Writing — or any form of creation for that matter — is not a magical enterprise. Writing is work. Like every other thing worth doing.
You don’t hear the doctor say she’s not inspired to prescribe medication.
Why? Why not?
She has studied. She knows what works. She applies her knowledge as the context comes up. She shows up to work every day with no knowledge of which patient she may come across that day.
Many creators — including me — have romanticized the process. We often expect the heavens to come to our aid instead of doing the work, learning the rules, studying the greats, and being honest with ourselves.
I kept reading about work and process and all these non-creative things.
I never understood them until I found out that I had understood them a while back. To my dismay knowledge acquisition is not very linear.
Or is it?
If you focus on getting better 1% every day, like James Altucher suggests, you’d be surprised at how much you can grow in two months.
Imagine a year. Imagine a decade.
Does the medical doctor’s medicine speak for her?
Does the carpenter’s wood build for him?
I’m aware of how much my writing has improved each year. I look at my previous creations and know that I’m better at this than some people.
If you put that in contrast with all the things I’m not good at, I’ve had to pay a hefty chunk of my life to get slightly better each year.
I would not recommend this life to anyone. No light; only tunnels.
It’s also easy to forget that for my slight improvements, I’ve been playing with words since 1998, in a country where calling yourself a writer puts you on the same level as one who doesn’t love football.
I was a writer in Cameroon who never loved soccer.
Let’s just say I wasn’t a popular kid. Or popular anything.
I was 8 years old when I stood in front of the whole class and parents to recite my first poem.
I was 14 years old when I started writing a sci-fi novel with genetically engineered wolf-men and a magical family. 14 years ago.
20 years of reading and writing and trying and failing and learning.
When someone says things such as words speak for me or that I’m talented or gifted or blessed or any other description which edits out the price I had to lay to get here, it genuinely pisses me off.
It makes writing easy. It cultivates the false assumption that one is born a writer.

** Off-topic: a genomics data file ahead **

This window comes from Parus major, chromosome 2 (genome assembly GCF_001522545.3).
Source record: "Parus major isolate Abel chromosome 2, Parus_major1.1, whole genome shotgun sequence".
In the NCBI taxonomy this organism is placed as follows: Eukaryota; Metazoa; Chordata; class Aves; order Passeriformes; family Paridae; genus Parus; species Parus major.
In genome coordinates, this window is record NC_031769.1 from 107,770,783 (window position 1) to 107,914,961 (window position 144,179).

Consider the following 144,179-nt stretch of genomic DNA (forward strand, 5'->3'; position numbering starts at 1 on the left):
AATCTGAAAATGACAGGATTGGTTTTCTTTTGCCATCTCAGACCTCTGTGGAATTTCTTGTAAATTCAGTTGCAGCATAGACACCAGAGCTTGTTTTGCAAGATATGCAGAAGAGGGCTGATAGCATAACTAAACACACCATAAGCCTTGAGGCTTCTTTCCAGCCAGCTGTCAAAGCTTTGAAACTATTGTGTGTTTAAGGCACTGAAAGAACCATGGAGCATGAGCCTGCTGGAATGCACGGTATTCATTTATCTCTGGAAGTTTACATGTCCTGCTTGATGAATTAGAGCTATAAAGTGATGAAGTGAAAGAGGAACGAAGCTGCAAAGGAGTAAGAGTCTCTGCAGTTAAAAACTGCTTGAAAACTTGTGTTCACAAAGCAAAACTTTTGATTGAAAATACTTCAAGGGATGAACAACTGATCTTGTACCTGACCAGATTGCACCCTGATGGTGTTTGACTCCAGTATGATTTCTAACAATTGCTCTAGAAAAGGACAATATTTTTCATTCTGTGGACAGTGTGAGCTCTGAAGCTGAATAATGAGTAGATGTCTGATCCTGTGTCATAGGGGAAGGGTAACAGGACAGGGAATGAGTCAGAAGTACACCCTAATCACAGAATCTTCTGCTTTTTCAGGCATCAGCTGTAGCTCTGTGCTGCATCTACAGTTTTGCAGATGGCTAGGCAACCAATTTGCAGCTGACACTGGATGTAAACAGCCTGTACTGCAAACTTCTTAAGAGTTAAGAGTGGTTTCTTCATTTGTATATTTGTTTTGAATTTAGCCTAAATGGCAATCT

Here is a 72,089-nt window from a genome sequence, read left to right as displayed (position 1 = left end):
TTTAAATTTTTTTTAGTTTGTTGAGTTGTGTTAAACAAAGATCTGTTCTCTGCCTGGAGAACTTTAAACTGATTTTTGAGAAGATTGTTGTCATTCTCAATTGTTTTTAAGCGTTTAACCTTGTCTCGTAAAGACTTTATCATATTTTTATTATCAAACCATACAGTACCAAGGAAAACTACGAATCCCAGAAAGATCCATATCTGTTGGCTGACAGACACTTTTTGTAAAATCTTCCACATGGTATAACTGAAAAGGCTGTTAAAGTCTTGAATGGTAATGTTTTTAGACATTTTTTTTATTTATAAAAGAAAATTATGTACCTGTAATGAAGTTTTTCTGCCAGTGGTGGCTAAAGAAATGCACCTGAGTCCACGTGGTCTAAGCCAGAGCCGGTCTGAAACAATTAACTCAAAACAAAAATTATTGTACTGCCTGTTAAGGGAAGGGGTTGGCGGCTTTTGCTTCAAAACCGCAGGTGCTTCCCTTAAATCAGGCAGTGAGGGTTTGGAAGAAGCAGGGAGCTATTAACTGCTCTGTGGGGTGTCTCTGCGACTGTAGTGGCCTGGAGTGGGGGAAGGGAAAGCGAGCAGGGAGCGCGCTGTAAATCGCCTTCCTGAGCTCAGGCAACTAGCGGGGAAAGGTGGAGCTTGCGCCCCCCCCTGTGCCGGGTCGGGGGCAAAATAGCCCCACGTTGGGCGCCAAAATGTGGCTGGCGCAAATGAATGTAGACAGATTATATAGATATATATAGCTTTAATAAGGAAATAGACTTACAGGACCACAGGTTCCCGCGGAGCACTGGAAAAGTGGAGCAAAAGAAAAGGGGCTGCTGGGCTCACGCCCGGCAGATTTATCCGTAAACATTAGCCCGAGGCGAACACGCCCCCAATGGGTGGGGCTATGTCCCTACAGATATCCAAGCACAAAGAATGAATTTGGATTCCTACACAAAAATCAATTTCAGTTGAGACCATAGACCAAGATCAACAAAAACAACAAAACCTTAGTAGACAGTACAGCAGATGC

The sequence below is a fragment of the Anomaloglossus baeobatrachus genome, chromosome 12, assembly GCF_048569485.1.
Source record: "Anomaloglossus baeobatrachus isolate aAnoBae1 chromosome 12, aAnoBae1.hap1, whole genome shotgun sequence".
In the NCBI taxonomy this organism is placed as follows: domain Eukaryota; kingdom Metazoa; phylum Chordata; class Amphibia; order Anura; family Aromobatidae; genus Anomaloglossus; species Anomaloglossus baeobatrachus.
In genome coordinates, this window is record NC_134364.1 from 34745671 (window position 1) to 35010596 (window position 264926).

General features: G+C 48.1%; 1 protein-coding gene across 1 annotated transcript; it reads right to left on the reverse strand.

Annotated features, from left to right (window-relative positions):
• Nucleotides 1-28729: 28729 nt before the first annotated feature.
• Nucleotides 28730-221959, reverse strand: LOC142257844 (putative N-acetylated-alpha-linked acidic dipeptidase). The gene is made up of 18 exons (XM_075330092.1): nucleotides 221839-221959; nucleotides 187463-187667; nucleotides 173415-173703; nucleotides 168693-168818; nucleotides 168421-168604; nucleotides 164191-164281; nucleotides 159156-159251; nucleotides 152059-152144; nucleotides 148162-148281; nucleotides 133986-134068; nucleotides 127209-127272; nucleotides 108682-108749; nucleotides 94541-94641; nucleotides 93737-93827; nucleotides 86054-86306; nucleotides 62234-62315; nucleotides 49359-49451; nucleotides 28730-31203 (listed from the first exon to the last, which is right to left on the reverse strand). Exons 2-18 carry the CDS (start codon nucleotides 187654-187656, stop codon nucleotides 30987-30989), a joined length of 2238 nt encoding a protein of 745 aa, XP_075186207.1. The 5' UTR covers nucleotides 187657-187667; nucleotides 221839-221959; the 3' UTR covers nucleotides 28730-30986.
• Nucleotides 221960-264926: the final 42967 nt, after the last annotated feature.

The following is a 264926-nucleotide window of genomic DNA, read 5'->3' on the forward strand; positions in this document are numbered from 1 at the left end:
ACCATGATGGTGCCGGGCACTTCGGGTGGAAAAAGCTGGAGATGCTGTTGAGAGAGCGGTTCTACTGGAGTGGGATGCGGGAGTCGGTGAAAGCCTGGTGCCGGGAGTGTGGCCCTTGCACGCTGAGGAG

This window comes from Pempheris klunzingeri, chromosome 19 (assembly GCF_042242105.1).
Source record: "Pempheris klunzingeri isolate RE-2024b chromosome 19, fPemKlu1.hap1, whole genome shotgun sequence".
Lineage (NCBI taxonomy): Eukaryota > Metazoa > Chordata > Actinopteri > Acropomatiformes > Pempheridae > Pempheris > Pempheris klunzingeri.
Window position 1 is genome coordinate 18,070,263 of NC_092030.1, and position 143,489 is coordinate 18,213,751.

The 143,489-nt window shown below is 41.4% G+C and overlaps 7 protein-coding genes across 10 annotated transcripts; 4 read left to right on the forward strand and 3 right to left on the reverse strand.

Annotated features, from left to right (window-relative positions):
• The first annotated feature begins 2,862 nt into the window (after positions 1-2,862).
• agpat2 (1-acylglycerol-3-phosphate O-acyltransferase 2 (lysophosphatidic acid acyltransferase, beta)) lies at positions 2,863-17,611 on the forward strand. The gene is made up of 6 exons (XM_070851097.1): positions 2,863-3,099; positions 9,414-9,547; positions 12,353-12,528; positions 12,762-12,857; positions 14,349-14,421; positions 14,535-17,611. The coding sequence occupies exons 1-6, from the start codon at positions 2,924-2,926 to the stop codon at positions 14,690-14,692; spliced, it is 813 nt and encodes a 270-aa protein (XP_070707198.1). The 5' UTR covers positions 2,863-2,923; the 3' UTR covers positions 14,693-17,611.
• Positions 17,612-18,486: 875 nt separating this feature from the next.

I think writers are built.
“Writers aren’t born, they’re made — from practice, reading, and a lot of caffeine. And sometimes tutelage.”
― Alexander Chee
*take out ‘a lot’ and I’d fully agree.
In every industry, there are individuals who come out of the womb ready to make a dent in the universe.
Even Mozart worked hard. Da Vinci. Van Gogh. Tesla. Stephen King — exceptions who re-establish the rule.
Most of us aren’t so lucky. I know I’m not.
It’s not a good practice to keep spreading this falsehood of creative work: that passion or luck are the major ingredients for any form of career or life success.
There are other writers and creators, far better than me, people I read and watch every day. People whose books constantly remind me how much work I need to do get better at my life’s work. People who have actually published a book. Something I am yet to do.
A weapon I often use against myself when I get too cocky.
If you want to be a doctor, do what doctors do. If you want to be a writer, do what writers do. If you want to be an engineer…you get the idea.
The whole religion of ‘find your passion’ or ‘discover yourself’ is a flawed move for life.
You were sent to this earth with a mission. That mission can mean multiple things.
You are a human be-ing. You be-come what you choose to focus your life on.
That mission will hardly come to you in a dream. Ryan Holiday had such a dream. In his book Perennial Seller, he extolls how much work he had to put to write the book he was about to begin, even after his subconscious had sent him a message as clear as a dream with him on a launching pad.
You can feel the work. You can get intimidated. I’m always intimidated.
You can also do the work.
Doing the work. Trying things. Showing up, day in day out is the way you find out that mission. You explore your interests, find how you feel about them and learn all you can while you can. You practice in public.
You only push your limits by reaching them.
Muscles grow through stress. Through use. Through practice.
If you want to be a writer, do what writers do.
Write, every day.
Every time I feel the surge of excuses welling in me, I have to remind myself:
If I really say I am who I say I am, then I need to be and do who I say I am.
Anything else is a lie. And there is no faster way to waste a life than to live lie.
“My mission in life is not merely to survive, but to thrive; and to do so with some passion, some compassion, some humor, and some style”
― Maya Angelou
We need you to live your truth. We need you to get better at the things that you are good that, the things you feel you were sent to do. Your personal legend. We need you to thrive.
If you feel that you were sent here to write, to tell stories, to create, please, I beg of you, do the work.
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